subjects on 17 occasions during 1988-2008. Conversations With Charlie Haden (available from www.silmanjamespress.com) contains all of
those talks along with an introduction by Woodard and brief forwards from Bill Frisell and Alan Broadbent. During 1958-59, Haden was
probably the only bassist in the world who could have given the revolutionary Ornette Coleman the support that he needed in his new free
jazz, playing without set chord changes and improvising based on the melody and mood of a piece rather than its chord structure. Haden talks
a lot about those years, his associations with Old and New Dreams, Keith Jarrett and Pat Metheny, and his leadership of his Liberation Music
Orchestra and Quartet West. He also philosophizes about life, discusses jazz education, and conveys an enthusiastic and optimistic attitude
about creating new music.
In these colorful discussions, the bassist’s joyful personality, intellect and curiosity towards life shine through. The result is a fascinating and
important book that is a tribute to the spirit of Charlie Haden..
Every veteran jazz musician should write their memoirs. Living the jazz life results in lots of stories and adventures which, if not documented,
would otherwise be lost. Hod O’Brien (1936-2016) was (along with Barry Harris) one of the last of the great bebop pianists. He completed Have
Piano…Will Swing (available from www.stephanienakasian.com) the year before his death. While not a large book, O’Brien’s memoirs cover
the main parts of his musical life and are filled with good-humored tales. Included are stories about O’Brien’s beginnings in New York in the
late 1950s, his time working outside of music in the 1960s, his return to fulltime performing in the early 1970s (including playing regularly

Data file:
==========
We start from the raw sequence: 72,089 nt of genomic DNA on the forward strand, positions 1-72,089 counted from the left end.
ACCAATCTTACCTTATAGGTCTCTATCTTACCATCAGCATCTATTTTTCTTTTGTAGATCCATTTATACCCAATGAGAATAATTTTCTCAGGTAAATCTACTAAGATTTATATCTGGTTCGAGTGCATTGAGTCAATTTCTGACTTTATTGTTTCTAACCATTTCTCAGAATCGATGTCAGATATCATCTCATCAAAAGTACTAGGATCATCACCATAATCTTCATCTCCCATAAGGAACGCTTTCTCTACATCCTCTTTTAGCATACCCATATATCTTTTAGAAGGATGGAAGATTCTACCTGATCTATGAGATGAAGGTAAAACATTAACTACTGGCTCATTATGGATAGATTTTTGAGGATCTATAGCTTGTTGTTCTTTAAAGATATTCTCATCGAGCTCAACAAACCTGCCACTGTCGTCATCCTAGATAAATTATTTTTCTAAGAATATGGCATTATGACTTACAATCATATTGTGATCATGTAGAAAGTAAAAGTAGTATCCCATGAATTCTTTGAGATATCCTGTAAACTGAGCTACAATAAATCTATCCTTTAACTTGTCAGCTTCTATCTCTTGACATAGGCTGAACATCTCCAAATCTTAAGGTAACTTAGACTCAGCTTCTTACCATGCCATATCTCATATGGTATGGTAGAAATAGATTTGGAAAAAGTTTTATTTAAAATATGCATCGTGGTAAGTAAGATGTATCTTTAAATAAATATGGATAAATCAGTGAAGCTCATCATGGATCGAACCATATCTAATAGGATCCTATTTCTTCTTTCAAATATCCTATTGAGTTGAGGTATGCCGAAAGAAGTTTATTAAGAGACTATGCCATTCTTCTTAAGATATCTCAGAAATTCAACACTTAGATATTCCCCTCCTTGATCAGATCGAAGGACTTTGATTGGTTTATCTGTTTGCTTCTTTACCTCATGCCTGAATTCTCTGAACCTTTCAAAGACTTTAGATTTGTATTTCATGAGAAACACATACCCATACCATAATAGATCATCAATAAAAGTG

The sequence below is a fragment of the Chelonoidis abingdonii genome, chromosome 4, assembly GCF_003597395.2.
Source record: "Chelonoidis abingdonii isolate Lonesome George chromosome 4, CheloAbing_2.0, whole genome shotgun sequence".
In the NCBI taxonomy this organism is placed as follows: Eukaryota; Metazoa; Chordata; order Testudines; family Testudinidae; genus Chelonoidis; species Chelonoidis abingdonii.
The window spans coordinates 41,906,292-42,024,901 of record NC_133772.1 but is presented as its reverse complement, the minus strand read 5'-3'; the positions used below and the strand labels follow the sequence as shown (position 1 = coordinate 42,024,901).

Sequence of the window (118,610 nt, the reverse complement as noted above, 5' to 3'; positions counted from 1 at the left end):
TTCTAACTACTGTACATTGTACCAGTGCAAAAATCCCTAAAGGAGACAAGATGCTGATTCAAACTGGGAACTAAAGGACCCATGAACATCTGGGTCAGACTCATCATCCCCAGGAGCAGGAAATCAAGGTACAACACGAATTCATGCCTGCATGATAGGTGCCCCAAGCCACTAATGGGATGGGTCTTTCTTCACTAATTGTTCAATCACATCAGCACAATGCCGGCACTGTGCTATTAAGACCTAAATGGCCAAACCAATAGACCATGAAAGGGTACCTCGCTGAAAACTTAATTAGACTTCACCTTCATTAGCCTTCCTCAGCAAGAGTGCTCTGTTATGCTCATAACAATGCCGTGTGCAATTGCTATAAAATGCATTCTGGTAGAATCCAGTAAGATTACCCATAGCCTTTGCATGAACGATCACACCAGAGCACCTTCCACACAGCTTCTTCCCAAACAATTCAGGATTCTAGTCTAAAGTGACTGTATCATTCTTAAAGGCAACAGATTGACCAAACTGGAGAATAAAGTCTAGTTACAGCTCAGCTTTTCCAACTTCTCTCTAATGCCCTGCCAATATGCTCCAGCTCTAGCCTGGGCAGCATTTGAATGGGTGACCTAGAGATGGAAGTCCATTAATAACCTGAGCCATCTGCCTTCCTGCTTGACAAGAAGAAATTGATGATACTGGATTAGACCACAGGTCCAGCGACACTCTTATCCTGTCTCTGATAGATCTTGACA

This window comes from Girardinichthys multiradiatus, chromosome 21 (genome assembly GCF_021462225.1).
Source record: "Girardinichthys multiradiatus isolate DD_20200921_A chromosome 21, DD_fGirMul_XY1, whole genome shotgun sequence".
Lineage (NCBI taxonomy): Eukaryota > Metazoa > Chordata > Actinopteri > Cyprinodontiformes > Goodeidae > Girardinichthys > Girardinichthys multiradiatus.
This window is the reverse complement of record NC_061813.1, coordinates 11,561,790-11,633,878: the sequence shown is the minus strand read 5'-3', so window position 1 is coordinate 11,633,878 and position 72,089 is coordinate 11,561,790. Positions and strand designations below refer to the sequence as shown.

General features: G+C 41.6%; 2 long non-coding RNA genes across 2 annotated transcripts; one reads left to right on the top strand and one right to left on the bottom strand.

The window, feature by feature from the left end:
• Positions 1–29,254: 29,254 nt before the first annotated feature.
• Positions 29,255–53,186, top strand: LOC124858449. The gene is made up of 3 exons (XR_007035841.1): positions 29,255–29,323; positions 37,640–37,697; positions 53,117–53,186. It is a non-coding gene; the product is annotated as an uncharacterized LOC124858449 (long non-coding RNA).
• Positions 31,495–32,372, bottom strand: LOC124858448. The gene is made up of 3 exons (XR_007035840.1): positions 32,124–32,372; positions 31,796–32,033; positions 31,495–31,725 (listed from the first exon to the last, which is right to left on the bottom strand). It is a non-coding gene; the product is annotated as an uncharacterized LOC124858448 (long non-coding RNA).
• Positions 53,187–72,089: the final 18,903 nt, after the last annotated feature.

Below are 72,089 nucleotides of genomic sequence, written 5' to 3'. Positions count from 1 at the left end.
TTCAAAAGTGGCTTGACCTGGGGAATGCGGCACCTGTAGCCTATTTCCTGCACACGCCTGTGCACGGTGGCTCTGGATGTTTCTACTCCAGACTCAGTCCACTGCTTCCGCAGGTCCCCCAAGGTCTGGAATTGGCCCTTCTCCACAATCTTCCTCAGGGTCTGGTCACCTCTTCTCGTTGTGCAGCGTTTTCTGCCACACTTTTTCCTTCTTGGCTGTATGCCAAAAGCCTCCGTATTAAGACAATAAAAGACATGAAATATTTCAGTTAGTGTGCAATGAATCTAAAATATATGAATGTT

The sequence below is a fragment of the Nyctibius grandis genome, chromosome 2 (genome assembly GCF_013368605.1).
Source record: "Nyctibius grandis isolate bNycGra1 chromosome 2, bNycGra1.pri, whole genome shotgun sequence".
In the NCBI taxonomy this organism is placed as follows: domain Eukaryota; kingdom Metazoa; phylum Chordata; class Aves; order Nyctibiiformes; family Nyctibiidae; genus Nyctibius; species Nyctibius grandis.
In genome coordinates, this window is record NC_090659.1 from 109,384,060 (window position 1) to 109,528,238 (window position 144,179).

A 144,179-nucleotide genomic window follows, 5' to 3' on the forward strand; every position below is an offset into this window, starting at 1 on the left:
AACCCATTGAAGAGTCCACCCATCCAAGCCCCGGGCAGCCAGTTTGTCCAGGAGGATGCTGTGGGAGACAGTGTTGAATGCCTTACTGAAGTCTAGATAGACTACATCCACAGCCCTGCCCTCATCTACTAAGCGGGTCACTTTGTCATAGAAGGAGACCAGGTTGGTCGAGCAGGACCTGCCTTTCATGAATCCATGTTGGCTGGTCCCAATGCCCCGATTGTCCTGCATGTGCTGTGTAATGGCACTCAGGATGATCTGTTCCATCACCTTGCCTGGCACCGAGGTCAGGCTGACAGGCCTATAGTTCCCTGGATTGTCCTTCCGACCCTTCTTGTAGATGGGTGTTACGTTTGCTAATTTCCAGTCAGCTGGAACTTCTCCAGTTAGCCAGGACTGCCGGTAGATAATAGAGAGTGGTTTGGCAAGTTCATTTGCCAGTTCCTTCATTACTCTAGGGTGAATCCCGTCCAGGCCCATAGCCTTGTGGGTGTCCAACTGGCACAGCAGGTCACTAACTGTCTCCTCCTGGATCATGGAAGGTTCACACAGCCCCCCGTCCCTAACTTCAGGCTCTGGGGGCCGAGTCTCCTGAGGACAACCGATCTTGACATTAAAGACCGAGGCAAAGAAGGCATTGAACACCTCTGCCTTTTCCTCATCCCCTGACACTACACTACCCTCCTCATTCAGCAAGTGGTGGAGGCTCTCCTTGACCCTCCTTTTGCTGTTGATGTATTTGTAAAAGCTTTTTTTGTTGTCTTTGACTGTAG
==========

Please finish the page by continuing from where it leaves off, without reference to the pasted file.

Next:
with Roswell Rudd), the pianist’s happy marriage to singer Stephanie Nakasian (their daughter Veronica Swift has developed into an
important young jazz singer), and his many club gigs. Along the way he worked with such artists as Donald Byrd, Rene Thomas, J.R.
Monterose, Chet Baker, Ted Brown, Danny D’Imperio, and Herb Geller. This very readable book also includes a complete discography and a list
of his compositions.
Jean-Pierre Leloir (1931-2010) was an important photographer from France who spent much of his life taking photos of celebrities.
Fortunately he was also a jazz fan and documented many jazz artists who appeared in France in the 1950s and ‘60s. Jazz Images (available
from jazzimagesrecords.com) actually says very little about Leloir’s life in the comments from five notables who knew him, but the 140 full-
page photos (most of which have never been seen before) speak for themselves. Released in alphabetical order from Cannonball Adderley to
Lester Young and including such greats as Louis Armstrong, Chet Baker, John Coltrane, Miles Davis, Duke Ellington (including one with
Armstrong), Ella, Billie Holiday, Helen Merrill, Thelonious Monk, Wes Montgomery, Anita O’Day and Ben Webster, Jazz Images is one of the
great jazz photo books. It is full of the life and joy of jazz.
In Strange Fruit – Billie Holiday and the Power Of A Protest Song, Gary Golio succeeds at what must have seemed nearly impossible. He wrote
a book geared towards children (junior high and early high school) about “Strange Fruit,” the poem/song that Lady Day sang in a protest
against the lynching of African-Americans. Filled with the beautiful illustrations of Charlotte Riley-Webb, the book expertly tells the story
behind “Strange Fruit,” Billie Holiday and Barney Josephson’s Café Society. While it does not take long for an adult to read, the carefully-
chosen words and drawings hold one’s interest and make this a book worth revisiting several times. It also teaches children the truth without
causing them nightmares! It is easily recommended and available from www.lernerbooks.com.